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By David Maraniss: When Pride Still Mattered: A Life of Vince Lombardi Second

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Book Overview

In this groundbreaking biography, David Maraniss captures all of football great Vince Lombardi: the myth, the man, his game, and his God.More than any other sports figure, Vince Lombardi transformed... This description may be from another edition of this product.

Customer Reviews

6 ratings

Vinced Lombardi my High School football coach

I love everything about this life story. Vince Lombardi was my high school football coach at S.t Cecilia High School. His brother Harold was my biology and Physics teacher.Vince coached for 8 years and was head coach for 3years and never lost a game.


If there's a better gift for a father or grandfather than "When Pride Still Mattered," I haven't heard of it. This is truly a masterpiece of a biography, probably the best I've ever read. Like most of the reviewers have already said on this page, the book is dripping with details and wonderful accounts not just from Lombardi's players, but his paperboy, high school classmates, golf caddies, etc. I'm not the world's biggest football fan, but it didn't matter reading this book. Lombardi's story is a true American classic. Can't wait for Maraniss' next biography!

One of the Best

When I was a kid, I read Green Bay Packers lineman Jerry Kramer's book Instant Replay, his diary of the 1967 season, and to this day that era still has a mythical hold on me. Indeed, "When Pride Still Mattered: The Life of Vince Lombardi" continued the magic. After also reading David Maraniss' biography on Bill Clinton, I'm convinced Maraniss is one of the best non-fiction writers of our time. With Clinton and now Lombardi, Maraniss proves he has the ability to take a person who has reached unimaginable success, and show us their strengths, weaknesses and flaws, without taking away from what made them great in the first place. This is a book that you wish would never end. It's that good.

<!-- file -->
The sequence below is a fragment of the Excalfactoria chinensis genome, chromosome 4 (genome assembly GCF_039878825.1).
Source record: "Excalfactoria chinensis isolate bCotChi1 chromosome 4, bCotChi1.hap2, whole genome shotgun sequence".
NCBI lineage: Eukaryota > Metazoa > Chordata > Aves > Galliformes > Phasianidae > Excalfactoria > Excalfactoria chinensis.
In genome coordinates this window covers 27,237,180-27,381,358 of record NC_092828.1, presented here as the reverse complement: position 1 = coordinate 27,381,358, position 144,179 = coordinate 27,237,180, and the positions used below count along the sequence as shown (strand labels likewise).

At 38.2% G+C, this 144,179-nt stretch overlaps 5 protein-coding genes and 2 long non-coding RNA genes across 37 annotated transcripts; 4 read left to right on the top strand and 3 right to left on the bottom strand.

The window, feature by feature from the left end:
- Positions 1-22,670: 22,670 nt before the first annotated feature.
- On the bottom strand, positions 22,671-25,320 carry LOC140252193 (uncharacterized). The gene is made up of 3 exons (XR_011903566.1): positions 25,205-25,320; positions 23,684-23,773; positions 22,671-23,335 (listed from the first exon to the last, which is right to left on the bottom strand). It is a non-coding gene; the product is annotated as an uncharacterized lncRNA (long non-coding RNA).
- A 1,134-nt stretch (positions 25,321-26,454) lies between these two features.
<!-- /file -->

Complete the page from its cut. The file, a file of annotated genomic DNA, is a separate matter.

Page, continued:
A Rewarding Sports Biography and more

Although I grew up in during Lombardi's rise to fame in the 1960's, I have never read any other sports book or biography that dealt with him, up to this time, motivated finally more by Mr. Maraniss's previous books on President Clinton, which I have read, than by any great desire to become knowledgeable about this football great.There is not much that I can add that hasn't already been said in all the other reader reviews that appear on this page. The author's biography presents a no-holds-bared look at this interesting sports coach and personality that fortunately, as another reader said, presents a man whose reality lives up to the myths that have been built up around him.What I would like to add is that this book also provides some very useful historical context around the Lombardi years that makes his life all the more vivid: life in the fifties and sixties, the rise of professional football to its prominence today and the rise and influence of the media in the sports world as well as in all other aspects of late 20th century life.This is a book ANYONE will enjoy, not only because of the subject matter it covers, but also due to the meticulous reporting, fluid writing style, and most of all, for the way the book sincerely tugs on the emotions of the reader, for Lombardi, his family and for a time period gone by.In sum, this is a book that rewards the reader all the way around.